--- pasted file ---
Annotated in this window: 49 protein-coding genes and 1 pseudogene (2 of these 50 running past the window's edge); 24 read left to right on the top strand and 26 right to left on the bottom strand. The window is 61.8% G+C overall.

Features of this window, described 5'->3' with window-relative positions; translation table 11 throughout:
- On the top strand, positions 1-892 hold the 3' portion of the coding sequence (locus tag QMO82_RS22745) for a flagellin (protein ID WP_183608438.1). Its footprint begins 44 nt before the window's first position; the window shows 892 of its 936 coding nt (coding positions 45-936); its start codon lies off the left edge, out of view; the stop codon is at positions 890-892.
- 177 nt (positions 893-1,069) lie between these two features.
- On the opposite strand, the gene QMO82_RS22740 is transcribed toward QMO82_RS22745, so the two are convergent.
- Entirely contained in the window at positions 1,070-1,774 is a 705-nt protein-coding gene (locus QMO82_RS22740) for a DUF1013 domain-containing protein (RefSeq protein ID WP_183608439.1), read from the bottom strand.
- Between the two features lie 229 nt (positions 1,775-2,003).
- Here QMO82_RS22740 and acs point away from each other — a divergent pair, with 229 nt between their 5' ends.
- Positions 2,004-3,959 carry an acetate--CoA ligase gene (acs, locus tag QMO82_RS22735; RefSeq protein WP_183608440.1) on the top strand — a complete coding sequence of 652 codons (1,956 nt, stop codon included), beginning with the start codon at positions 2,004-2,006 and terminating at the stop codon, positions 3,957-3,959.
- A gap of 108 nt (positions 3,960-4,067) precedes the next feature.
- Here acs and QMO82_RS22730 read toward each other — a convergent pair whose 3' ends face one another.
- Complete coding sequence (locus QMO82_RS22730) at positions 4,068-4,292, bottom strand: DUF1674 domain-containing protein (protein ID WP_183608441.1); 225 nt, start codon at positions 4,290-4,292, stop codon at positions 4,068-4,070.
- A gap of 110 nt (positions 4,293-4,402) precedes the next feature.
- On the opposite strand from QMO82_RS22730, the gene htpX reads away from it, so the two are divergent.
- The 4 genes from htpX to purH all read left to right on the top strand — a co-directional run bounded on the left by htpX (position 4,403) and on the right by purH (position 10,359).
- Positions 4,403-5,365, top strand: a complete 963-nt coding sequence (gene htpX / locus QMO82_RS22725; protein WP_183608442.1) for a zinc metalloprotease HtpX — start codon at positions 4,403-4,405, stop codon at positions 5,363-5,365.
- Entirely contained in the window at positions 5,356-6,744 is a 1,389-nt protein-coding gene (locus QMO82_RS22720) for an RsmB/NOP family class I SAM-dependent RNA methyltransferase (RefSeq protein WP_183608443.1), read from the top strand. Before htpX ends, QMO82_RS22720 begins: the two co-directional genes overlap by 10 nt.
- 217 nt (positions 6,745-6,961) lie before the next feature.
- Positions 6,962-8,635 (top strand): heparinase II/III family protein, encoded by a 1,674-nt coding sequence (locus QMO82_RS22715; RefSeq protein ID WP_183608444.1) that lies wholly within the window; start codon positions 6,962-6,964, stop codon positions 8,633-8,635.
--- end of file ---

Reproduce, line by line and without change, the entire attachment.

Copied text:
Annotated in this window: 49 protein-coding genes and 1 pseudogene (2 of these 50 running past the window's edge); 24 read left to right on the top strand and 26 right to left on the bottom strand. The window is 61.8% G+C overall.

Features of this window, described 5'->3' with window-relative positions; translation table 11 throughout:
- On the top strand, positions 1-892 hold the 3' portion of the coding sequence (locus tag QMO82_RS22745) for a flagellin (protein ID WP_183608438.1). Its footprint begins 44 nt before the window's first position; the window shows 892 of its 936 coding nt (coding positions 45-936); its start codon lies off the left edge, out of view; the stop codon is at positions 890-892.
- 177 nt (positions 893-1,069) lie between these two features.
- On the opposite strand, the gene QMO82_RS22740 is transcribed toward QMO82_RS22745, so the two are convergent.
- Entirely contained in the window at positions 1,070-1,774 is a 705-nt protein-coding gene (locus QMO82_RS22740) for a DUF1013 domain-containing protein (RefSeq protein ID WP_183608439.1), read from the bottom strand.
- Between the two features lie 229 nt (positions 1,775-2,003).
- Here QMO82_RS22740 and acs point away from each other — a divergent pair, with 229 nt between their 5' ends.
- Positions 2,004-3,959 carry an acetate--CoA ligase gene (acs, locus tag QMO82_RS22735; RefSeq protein WP_183608440.1) on the top strand — a complete coding sequence of 652 codons (1,956 nt, stop codon included), beginning with the start codon at positions 2,004-2,006 and terminating at the stop codon, positions 3,957-3,959.
- A gap of 108 nt (positions 3,960-4,067) precedes the next feature.
- Here acs and QMO82_RS22730 read toward each other — a convergent pair whose 3' ends face one another.
- Complete coding sequence (locus QMO82_RS22730) at positions 4,068-4,292, bottom strand: DUF1674 domain-containing protein (protein ID WP_183608441.1); 225 nt, start codon at positions 4,290-4,292, stop codon at positions 4,068-4,070.
- A gap of 110 nt (positions 4,293-4,402) precedes the next feature.
- On the opposite strand from QMO82_RS22730, the gene htpX reads away from it, so the two are divergent.
- The 4 genes from htpX to purH all read left to right on the top strand — a co-directional run bounded on the left by htpX (position 4,403) and on the right by purH (position 10,359).
- Positions 4,403-5,365, top strand: a complete 963-nt coding sequence (gene htpX / locus QMO82_RS22725; protein WP_183608442.1) for a zinc metalloprotease HtpX — start codon at positions 4,403-4,405, stop codon at positions 5,363-5,365.
- Entirely contained in the window at positions 5,356-6,744 is a 1,389-nt protein-coding gene (locus QMO82_RS22720) for an RsmB/NOP family class I SAM-dependent RNA methyltransferase (RefSeq protein WP_183608443.1), read from the top strand. Before htpX ends, QMO82_RS22720 begins: the two co-directional genes overlap by 10 nt.
- 217 nt (positions 6,745-6,961) lie before the next feature.
- Positions 6,962-8,635 (top strand): heparinase II/III family protein, encoded by a 1,674-nt coding sequence (locus QMO82_RS22715; RefSeq protein ID WP_183608444.1) that lies wholly within the window; start codon positions 6,962-6,964, stop codon positions 8,633-8,635.